Must-Visit National Parks in the U.S.

In the United States, we are blessed with 63 designated national parks that offer so much beauty. From the dry deserts down south to the mountainous landscapes up north and east, it can be hard to decide which ones to explore in your RV. While some RVers have months on the road where they can hit many national parks, or perhaps every national park in the country, most have limited time. If you want to start with the best ones, then be sure to check out one or more of the following national parks on this list.

Know Before You Go

Many national parks will require an entrance fee to enter the park during designated park hours. Be sure to do research on the national park you plan on visiting to find out if they charge a fee. If you arrive at the park before they officially open or after they officially close, then you can enter the park without a pass. If you plan on visiting multiple parks, then you can get an annual national park pass, which will save you money if you are visiting at least a few.

Before visiting a national park, you should do research on what the weather is like for the time of year you are visiting, which campgrounds are open or closed, and any road closures, especially for RVs.

1. Zion National Park, Utah

Zion National Park

One of the most popular places for road-trippers to go when exploring national parks is the wonderful state of Utah, which is home to five national parks, such as Zion. There’s nothing like standing among the park’s mighty cliffs and exploring its deep canyons that are like being in Mesozoic times when dinosaurs roamed the earth. Many people come here to hike popular trails, such as Angels Landing, rated one of the most dangerous hikes in America, or The Narrows in Zion Canyon. Visitors can also go on  Jeep tours, ride horses, climb through canyons, and much more.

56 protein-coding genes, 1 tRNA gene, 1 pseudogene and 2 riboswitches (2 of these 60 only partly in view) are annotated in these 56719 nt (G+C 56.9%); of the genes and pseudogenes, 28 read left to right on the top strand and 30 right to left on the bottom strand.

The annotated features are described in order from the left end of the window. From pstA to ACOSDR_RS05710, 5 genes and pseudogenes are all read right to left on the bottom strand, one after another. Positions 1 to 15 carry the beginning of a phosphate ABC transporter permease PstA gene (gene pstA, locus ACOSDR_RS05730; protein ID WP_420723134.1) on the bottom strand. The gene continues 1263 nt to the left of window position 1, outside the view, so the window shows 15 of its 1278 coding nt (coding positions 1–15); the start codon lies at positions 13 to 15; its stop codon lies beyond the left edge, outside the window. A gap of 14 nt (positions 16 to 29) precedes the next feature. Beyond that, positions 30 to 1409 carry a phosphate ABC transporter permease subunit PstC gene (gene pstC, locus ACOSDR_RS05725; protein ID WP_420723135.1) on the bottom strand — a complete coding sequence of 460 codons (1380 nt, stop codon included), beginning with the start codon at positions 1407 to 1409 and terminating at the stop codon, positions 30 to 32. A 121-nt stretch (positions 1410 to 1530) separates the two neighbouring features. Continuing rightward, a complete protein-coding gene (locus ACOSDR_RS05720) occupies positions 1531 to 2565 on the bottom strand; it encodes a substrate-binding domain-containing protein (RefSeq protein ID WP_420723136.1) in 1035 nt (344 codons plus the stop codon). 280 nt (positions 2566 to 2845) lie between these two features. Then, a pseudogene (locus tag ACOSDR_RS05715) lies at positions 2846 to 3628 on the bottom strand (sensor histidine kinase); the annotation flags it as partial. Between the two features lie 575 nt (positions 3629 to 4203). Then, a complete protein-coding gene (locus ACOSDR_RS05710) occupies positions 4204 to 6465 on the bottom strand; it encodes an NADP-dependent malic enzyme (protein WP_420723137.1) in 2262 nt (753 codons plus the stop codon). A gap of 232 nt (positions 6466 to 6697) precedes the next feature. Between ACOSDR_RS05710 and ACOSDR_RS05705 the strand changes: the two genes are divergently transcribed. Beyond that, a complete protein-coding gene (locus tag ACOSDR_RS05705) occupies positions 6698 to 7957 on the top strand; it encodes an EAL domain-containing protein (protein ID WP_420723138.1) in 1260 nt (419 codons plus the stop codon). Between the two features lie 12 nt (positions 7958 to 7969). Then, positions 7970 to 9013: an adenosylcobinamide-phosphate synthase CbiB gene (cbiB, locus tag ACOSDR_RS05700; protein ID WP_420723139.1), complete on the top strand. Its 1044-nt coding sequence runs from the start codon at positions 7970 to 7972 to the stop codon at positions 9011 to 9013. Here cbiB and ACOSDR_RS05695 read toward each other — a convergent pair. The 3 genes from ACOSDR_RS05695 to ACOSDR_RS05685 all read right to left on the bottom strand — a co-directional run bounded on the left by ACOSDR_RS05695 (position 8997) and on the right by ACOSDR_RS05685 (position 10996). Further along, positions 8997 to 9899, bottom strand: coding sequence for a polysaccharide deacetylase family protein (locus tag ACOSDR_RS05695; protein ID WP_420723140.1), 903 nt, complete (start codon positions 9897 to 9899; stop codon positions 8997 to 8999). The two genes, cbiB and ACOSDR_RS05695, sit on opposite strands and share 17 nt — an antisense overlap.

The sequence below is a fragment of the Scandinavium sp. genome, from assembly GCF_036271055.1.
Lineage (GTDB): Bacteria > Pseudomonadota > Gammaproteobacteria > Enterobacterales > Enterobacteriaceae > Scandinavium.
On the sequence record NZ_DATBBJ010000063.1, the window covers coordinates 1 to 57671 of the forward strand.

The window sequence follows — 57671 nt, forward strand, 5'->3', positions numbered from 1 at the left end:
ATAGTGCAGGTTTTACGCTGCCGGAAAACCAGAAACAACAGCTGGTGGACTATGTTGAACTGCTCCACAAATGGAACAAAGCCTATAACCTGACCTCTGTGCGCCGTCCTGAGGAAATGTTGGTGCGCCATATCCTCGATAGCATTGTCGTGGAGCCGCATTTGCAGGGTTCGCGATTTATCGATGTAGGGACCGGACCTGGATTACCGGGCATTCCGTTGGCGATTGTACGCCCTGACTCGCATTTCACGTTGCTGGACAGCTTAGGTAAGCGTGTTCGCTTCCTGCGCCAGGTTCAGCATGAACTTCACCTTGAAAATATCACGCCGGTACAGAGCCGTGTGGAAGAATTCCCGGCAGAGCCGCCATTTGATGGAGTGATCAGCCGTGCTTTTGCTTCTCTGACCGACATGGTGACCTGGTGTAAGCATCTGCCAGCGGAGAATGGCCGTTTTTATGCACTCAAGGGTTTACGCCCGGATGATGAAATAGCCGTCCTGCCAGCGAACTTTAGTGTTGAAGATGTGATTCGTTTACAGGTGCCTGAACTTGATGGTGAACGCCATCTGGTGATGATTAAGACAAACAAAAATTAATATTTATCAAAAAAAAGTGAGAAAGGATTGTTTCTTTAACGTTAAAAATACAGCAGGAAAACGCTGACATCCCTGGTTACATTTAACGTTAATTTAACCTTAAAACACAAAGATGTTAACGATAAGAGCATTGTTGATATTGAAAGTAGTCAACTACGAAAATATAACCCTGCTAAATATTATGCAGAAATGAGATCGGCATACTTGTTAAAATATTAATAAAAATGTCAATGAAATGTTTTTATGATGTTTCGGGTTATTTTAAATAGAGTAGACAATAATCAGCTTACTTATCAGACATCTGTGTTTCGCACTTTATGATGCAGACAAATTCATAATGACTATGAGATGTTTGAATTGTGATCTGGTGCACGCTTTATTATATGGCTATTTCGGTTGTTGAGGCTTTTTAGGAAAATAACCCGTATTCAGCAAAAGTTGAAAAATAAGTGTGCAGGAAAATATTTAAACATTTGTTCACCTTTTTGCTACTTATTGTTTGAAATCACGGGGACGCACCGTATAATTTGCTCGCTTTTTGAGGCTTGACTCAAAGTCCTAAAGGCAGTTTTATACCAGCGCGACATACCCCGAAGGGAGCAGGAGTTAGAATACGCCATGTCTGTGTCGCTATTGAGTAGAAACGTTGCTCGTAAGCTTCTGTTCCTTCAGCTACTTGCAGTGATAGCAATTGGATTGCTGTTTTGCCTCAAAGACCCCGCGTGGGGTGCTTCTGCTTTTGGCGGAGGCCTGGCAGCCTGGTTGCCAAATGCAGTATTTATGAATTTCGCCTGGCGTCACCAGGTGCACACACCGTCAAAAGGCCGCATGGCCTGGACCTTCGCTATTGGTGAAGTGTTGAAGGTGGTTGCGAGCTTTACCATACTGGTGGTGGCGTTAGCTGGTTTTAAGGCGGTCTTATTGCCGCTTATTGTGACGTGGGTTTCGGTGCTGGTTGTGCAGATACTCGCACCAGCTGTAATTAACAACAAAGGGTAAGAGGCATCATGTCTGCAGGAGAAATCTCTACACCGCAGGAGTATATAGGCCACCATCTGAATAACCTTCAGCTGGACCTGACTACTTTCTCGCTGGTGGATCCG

2. Arches National Park, Utah

Arches National Park

If you’re already heading to Zion, then it’s worth adding Arches National Park to your list as well. Home to more than 2,000 sandstone arches and 700 plant and animal species, such as lizards and several wildflowers, there is something unique to see everywhere you turn. In addition to popular spots, such as Delicate Arch and Park Avenue Trail, the balanced rocks, pinnacles, and deep canyons add even more character to this unique environment covered in beautiful red rocks.

3. Yellowstone National Park, Montana 

Yellowstone National Park

If you live for the country lifestyle, then there’s nowhere like Yellowstone National Park in Montana. Hundreds of geysers exist in this park, such as Old Faithful Geyser, which you can watch erupt if you’re lucky, making it a special place to be. In addition, this park is home to the highest elevation lake in North America, Yellowstone Lake, as well as a variety of wildlife, such as bison, elk, and black bears. Plus, if you love the show Yellowstone, then you’ll really like it here.

4. Rocky Mountain National Park, Colorado

Rocky Mountain National Park

From visiting the family-friendly town of Estes Park to conquering incredible hikes, such as to the remote and rugged Sky Pond or the crystal-clear Emerald Lake, Rocky Mountain National Park is easily one of the best national parks in the state of Colorado. In addition to exploring scenic lakes and trails, you’ll get an up-close experience with the wildlife, such as mule deer and elk, enjoy a scenic drive or two down Trail Ridge Road, if it’s open when you go, and Bear Lake Road.